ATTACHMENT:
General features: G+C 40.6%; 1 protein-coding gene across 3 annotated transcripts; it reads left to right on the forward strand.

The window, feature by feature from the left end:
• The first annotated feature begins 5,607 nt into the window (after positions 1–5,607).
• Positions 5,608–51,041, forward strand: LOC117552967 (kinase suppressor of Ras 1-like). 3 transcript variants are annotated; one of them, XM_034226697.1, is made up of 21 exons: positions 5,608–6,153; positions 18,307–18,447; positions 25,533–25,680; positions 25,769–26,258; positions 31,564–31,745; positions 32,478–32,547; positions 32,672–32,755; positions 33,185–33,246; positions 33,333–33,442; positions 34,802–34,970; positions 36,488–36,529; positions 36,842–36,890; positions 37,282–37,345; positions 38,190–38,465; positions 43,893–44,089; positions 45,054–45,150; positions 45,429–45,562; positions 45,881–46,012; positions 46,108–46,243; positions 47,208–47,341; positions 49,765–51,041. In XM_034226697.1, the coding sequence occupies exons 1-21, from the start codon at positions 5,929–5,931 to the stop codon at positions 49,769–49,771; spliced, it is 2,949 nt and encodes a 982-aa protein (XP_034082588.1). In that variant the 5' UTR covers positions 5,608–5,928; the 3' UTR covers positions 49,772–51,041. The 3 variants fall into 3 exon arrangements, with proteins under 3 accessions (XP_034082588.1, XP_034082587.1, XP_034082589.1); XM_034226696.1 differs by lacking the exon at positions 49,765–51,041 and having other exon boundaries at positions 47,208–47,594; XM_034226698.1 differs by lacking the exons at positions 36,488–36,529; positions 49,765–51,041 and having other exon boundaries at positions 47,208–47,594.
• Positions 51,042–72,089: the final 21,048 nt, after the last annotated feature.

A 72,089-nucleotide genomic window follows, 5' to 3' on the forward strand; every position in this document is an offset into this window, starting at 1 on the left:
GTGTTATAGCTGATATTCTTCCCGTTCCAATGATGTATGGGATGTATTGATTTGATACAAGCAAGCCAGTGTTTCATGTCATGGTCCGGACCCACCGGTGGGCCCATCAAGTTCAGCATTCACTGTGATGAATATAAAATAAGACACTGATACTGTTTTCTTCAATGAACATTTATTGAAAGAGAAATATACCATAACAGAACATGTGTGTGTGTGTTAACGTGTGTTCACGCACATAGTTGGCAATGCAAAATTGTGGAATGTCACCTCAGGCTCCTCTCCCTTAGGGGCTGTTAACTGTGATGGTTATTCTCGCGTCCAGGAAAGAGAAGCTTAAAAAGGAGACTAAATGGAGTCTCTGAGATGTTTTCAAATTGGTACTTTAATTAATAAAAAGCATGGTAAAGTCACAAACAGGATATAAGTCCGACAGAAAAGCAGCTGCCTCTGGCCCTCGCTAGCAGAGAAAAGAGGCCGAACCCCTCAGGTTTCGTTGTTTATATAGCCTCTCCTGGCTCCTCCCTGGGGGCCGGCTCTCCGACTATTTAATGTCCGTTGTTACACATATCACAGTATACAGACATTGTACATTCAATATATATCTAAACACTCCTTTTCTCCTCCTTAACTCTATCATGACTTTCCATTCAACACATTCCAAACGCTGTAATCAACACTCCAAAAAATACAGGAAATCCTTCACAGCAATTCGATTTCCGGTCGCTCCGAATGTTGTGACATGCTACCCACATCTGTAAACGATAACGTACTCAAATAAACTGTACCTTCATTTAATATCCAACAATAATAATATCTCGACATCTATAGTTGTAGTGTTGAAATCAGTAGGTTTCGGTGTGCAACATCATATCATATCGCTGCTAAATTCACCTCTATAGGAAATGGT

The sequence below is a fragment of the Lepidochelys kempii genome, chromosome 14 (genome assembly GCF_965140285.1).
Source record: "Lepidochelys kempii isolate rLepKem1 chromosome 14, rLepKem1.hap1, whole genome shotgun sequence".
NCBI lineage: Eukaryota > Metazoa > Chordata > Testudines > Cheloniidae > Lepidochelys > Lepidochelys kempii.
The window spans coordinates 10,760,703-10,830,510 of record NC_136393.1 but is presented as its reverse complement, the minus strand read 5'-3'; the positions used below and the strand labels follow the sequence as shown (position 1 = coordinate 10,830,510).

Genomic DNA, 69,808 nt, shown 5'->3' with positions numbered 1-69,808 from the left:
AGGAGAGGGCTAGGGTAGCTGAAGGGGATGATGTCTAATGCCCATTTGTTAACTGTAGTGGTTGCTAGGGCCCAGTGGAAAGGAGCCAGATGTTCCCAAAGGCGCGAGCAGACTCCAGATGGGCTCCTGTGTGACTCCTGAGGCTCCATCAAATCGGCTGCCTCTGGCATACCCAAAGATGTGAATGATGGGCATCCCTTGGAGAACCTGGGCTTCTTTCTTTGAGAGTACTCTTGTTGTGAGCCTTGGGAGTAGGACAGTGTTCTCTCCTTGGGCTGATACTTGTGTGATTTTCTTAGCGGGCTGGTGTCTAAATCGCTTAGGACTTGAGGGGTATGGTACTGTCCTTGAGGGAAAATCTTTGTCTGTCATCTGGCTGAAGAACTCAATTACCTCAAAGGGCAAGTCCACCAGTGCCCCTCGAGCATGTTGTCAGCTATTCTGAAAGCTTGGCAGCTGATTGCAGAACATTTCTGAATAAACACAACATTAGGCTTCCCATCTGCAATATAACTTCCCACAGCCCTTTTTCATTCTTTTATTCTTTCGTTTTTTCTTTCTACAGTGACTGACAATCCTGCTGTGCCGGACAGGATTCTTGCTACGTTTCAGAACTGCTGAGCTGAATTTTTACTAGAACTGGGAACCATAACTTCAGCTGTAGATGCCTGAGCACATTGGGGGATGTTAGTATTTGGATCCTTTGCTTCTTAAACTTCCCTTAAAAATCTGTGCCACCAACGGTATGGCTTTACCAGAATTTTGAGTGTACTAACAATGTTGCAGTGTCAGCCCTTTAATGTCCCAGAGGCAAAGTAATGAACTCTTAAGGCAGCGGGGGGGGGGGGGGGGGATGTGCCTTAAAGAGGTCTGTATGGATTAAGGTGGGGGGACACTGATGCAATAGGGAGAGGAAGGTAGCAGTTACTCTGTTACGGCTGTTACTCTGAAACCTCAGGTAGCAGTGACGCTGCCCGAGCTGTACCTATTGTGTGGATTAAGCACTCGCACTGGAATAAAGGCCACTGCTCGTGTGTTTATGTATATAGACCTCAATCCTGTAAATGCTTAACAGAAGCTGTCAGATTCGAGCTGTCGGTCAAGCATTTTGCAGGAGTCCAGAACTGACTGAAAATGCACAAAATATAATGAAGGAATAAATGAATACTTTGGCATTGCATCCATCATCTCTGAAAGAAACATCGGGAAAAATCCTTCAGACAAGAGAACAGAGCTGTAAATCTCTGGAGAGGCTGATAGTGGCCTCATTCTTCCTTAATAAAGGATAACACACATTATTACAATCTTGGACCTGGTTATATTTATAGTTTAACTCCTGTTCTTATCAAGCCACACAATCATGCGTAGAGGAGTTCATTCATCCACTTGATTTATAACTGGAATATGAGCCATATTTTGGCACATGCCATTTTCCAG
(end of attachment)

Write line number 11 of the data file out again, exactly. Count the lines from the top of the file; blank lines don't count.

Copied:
The window spans coordinates 10,760,703-10,830,510 of record NC_136393.1 but is presented as its reverse complement, the minus strand read 5'-3'; the positions used below and the strand labels follow the sequence as shown (position 1 = coordinate 10,830,510).